Memory B cells can also be formed after stimulation. These cells migrate to the lymph nodes, where they remain ready for further rounds of activation should the specific antigen ever be encountered again. If it is, then a very quick response can be made because memory B cells are ready and waiting to multiply.
Antibodies are proteins that have the ability to bind antigens. While the terms ‘antibodies’ and ‘immunoglobulins’ mean slightly different things, they are often referred to interchangeably. Antibodies have many uses within the body, including:
- Targeting an infective organism
- Recruitment of immune cells
- Neutralisation of toxins
- Removal of foreign antigens from circulation
- Complement activation
- Stimulation of cells that can ‘eat’ foreign substances
- Activation of mast cells
The typical immunoglobulin (Ig) is made up for four parts called ‘chains’. Two of the parts are slightly heavier, and so the Ig molecule is said to be made of two heavy chains and two light chains. These are arranged in a Y-shaped configuration. At the end of the two ‘arms’ is an area that has the ability to recognise foreign substances.
There are several different types of immunoglobulin.
IgG is the most abundant immunoglobulin, and is one of the major activators of the complement pathway. Part of the IgG molecule is able to interact with lots of cells of the immune system, and so it has the ability to stimulate a very direct attack on anything that it recognises. IgG is also the only type of immunoglobulin that is transferred across the placenta from mother to foetus. This gives unborn children some protection from diseases to which they have not yet been exposed.
IgA is the second most abundant immunoglobulin. An immunoglobulin (or antibody) is a protein which is involved in immune responses. IgA plays an important role in the cellular defence of mucosal surfaces. Mucosal surfaces are the moist, soft surfaces of the body (e.g. the inside of the mouth, all along the digestive system). IgA is excreted into bodily secretions such as tears, saliva and breast milk. A lack of IgA often causes major infections of mucosal surfaces, such as the mouth, throat and lungs.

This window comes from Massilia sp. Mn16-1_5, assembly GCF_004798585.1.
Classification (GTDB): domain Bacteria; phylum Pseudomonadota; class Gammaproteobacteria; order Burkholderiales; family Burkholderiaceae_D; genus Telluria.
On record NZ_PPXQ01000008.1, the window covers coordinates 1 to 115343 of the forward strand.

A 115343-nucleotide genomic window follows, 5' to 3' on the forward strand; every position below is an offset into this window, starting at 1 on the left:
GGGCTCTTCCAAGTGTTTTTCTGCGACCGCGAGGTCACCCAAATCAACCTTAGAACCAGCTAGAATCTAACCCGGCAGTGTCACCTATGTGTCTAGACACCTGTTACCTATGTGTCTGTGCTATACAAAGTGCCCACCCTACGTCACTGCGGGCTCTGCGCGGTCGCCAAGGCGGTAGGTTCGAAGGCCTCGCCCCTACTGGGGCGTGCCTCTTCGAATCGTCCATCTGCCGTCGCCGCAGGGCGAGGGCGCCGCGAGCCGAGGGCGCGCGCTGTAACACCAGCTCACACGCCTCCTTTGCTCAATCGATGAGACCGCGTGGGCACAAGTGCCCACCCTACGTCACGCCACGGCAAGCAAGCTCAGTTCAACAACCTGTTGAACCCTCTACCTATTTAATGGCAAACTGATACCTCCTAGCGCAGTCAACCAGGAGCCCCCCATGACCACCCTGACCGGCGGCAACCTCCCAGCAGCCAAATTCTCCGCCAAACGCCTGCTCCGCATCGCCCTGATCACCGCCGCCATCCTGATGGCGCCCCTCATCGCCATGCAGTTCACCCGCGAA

IgM looks different than the other immunoglobulins, but is in fact just five normal immunoglobulins joined at their bases. IgM is the first immunoglobulin synthesised in an antibody response. It is a strong activator of the complement cascade.
IgE is the largest immunoglobulin, but is present in extremely low levels in a healthy individual. IgE levels rise in response to parasitic infections and in individuals who are strongly allergic to something. The main action of IgE is binding to and activating mast cells. Mast cells cause local and occasionally generalised effects (e.g. swelling, redness, pain and itchiness). Hayfever is a condition caused by too much IgE activity.
The complement system or cascade is a combination of 20 proteins that have the ability to directly destroy foreign cells. The complement pathway can be activated either as part of the innate immune system, or via the ‘classical pathway’ discussed here.